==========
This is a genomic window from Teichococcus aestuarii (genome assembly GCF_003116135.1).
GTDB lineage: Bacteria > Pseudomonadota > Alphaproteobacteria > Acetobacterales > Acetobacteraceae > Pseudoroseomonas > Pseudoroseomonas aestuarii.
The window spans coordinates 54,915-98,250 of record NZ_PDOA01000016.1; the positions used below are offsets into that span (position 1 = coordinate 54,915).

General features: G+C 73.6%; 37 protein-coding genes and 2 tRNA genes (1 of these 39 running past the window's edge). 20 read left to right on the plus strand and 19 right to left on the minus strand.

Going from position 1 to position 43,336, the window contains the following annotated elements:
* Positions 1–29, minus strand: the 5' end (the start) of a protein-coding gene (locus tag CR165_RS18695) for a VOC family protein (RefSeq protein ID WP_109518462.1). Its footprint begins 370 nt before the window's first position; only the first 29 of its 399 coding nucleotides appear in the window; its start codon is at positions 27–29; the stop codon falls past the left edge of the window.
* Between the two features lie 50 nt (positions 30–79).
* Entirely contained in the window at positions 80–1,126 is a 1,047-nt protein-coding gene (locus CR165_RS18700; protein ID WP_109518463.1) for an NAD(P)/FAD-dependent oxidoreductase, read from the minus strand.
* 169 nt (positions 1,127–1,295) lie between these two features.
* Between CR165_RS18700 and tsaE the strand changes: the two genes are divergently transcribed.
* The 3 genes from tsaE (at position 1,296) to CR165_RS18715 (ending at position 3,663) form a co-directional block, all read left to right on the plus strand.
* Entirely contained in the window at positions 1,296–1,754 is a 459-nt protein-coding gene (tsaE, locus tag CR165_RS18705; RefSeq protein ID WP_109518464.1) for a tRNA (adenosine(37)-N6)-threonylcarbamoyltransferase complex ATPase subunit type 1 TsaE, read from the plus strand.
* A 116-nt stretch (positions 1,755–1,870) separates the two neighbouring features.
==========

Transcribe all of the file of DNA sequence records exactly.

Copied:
This is a genomic window from Teichococcus aestuarii (genome assembly GCF_003116135.1).
GTDB lineage: Bacteria > Pseudomonadota > Alphaproteobacteria > Acetobacterales > Acetobacteraceae > Pseudoroseomonas > Pseudoroseomonas aestuarii.
The window spans coordinates 54,915-98,250 of record NZ_PDOA01000016.1; the positions used below are offsets into that span (position 1 = coordinate 54,915).

General features: G+C 73.6%; 37 protein-coding genes and 2 tRNA genes (1 of these 39 running past the window's edge). 20 read left to right on the plus strand and 19 right to left on the minus strand.

Going from position 1 to position 43,336, the window contains the following annotated elements:
* Positions 1–29, minus strand: the 5' end (the start) of a protein-coding gene (locus tag CR165_RS18695) for a VOC family protein (RefSeq protein ID WP_109518462.1). Its footprint begins 370 nt before the window's first position; only the first 29 of its 399 coding nucleotides appear in the window; its start codon is at positions 27–29; the stop codon falls past the left edge of the window.
* Between the two features lie 50 nt (positions 30–79).
* Entirely contained in the window at positions 80–1,126 is a 1,047-nt protein-coding gene (locus CR165_RS18700; protein ID WP_109518463.1) for an NAD(P)/FAD-dependent oxidoreductase, read from the minus strand.
* 169 nt (positions 1,127–1,295) lie between these two features.
* Between CR165_RS18700 and tsaE the strand changes: the two genes are divergently transcribed.
* The 3 genes from tsaE (at position 1,296) to CR165_RS18715 (ending at position 3,663) form a co-directional block, all read left to right on the plus strand.
* Entirely contained in the window at positions 1,296–1,754 is a 459-nt protein-coding gene (tsaE, locus tag CR165_RS18705; RefSeq protein ID WP_109518464.1) for a tRNA (adenosine(37)-N6)-threonylcarbamoyltransferase complex ATPase subunit type 1 TsaE, read from the plus strand.
* A 116-nt stretch (positions 1,755–1,870) separates the two neighbouring features.